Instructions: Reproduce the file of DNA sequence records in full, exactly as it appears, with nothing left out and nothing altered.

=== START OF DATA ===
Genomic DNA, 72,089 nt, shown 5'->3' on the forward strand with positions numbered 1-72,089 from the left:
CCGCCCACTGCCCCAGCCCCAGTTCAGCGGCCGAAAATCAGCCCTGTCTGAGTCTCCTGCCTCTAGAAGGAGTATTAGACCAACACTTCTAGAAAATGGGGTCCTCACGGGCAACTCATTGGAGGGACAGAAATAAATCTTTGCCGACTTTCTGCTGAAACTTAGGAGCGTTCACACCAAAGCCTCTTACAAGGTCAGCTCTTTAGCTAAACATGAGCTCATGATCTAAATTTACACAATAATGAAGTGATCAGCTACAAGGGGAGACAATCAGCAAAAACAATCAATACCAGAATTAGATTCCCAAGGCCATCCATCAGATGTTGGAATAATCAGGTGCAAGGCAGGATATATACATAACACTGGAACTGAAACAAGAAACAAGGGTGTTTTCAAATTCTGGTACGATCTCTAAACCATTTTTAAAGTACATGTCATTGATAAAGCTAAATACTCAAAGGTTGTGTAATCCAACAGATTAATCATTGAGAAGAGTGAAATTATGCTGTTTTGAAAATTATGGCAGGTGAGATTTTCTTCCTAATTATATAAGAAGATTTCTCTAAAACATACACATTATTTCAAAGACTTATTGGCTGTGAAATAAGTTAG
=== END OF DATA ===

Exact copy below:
Genomic DNA, 72,089 nt, shown 5'->3' on the forward strand with positions numbered 1-72,089 from the left:
CCGCCCACTGCCCCAGCCCCAGTTCAGCGGCCGAAAATCAGCCCTGTCTGAGTCTCCTGCCTCTAGAAGGAGTATTAGACCAACACTTCTAGAAAATGGGGTCCTCACGGGCAACTCATTGGAGGGACAGAAATAAATCTTTGCCGACTTTCTGCTGAAACTTAGGAGCGTTCACACCAAAGCCTCTTACAAGGTCAGCTCTTTAGCTAAACATGAGCTCATGATCTAAATTTACACAATAATGAAGTGATCAGCTACAAGGGGAGACAATCAGCAAAAACAATCAATACCAGAATTAGATTCCCAAGGCCATCCATCAGATGTTGGAATAATCAGGTGCAAGGCAGGATATATACATAACACTGGAACTGAAACAAGAAACAAGGGTGTTTTCAAATTCTGGTACGATCTCTAAACCATTTTTAAAGTACATGTCATTGATAAAGCTAAATACTCAAAGGTTGTGTAATCCAACAGATTAATCATTGAGAAGAGTGAAATTATGCTGTTTTGAAAATTATGGCAGGTGAGATTTTCTTCCTAATTATATAAGAAGATTTCTCTAAAACATACACATTATTTCAAAGACTTATTGGCTGTGAAATAAGTTAG